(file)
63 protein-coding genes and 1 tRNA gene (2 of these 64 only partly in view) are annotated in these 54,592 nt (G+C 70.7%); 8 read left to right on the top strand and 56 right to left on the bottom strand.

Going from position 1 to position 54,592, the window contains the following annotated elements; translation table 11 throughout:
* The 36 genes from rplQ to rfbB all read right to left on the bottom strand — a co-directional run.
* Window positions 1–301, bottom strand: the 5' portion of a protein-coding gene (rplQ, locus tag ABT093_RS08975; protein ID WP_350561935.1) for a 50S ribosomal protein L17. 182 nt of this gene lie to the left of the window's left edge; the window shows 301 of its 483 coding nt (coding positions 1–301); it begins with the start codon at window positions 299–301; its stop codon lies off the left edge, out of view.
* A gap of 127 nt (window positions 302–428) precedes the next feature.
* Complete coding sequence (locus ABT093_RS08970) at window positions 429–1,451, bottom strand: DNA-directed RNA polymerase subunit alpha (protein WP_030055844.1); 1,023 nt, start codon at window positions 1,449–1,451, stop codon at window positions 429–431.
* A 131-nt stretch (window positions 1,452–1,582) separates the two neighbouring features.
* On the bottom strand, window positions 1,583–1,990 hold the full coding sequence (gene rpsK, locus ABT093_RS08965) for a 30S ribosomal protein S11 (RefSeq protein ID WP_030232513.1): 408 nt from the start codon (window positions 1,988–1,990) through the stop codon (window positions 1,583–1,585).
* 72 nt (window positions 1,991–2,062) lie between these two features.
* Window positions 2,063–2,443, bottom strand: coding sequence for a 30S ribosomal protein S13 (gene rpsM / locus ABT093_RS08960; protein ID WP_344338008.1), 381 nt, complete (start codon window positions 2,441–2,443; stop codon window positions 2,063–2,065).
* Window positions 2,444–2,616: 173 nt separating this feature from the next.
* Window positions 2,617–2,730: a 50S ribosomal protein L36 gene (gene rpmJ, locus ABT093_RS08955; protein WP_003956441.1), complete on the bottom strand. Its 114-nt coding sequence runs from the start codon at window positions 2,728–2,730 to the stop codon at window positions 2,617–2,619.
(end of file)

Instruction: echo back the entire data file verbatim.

63 protein-coding genes and 1 tRNA gene (2 of these 64 only partly in view) are annotated in these 54,592 nt (G+C 70.7%); 8 read left to right on the top strand and 56 right to left on the bottom strand.

Going from position 1 to position 54,592, the window contains the following annotated elements; translation table 11 throughout:
* The 36 genes from rplQ to rfbB all read right to left on the bottom strand — a co-directional run.
* Window positions 1–301, bottom strand: the 5' portion of a protein-coding gene (rplQ, locus tag ABT093_RS08975; protein ID WP_350561935.1) for a 50S ribosomal protein L17. 182 nt of this gene lie to the left of the window's left edge; the window shows 301 of its 483 coding nt (coding positions 1–301); it begins with the start codon at window positions 299–301; its stop codon lies off the left edge, out of view.
* A gap of 127 nt (window positions 302–428) precedes the next feature.
* Complete coding sequence (locus ABT093_RS08970) at window positions 429–1,451, bottom strand: DNA-directed RNA polymerase subunit alpha (protein WP_030055844.1); 1,023 nt, start codon at window positions 1,449–1,451, stop codon at window positions 429–431.
* A 131-nt stretch (window positions 1,452–1,582) separates the two neighbouring features.
* On the bottom strand, window positions 1,583–1,990 hold the full coding sequence (gene rpsK, locus ABT093_RS08965) for a 30S ribosomal protein S11 (RefSeq protein ID WP_030232513.1): 408 nt from the start codon (window positions 1,988–1,990) through the stop codon (window positions 1,583–1,585).
* 72 nt (window positions 1,991–2,062) lie between these two features.
* Window positions 2,063–2,443, bottom strand: coding sequence for a 30S ribosomal protein S13 (gene rpsM / locus ABT093_RS08960; protein ID WP_344338008.1), 381 nt, complete (start codon window positions 2,441–2,443; stop codon window positions 2,063–2,065).
* Window positions 2,444–2,616: 173 nt separating this feature from the next.
* Window positions 2,617–2,730: a 50S ribosomal protein L36 gene (gene rpmJ, locus ABT093_RS08955; protein WP_003956441.1), complete on the bottom strand. Its 114-nt coding sequence runs from the start codon at window positions 2,728–2,730 to the stop codon at window positions 2,617–2,619.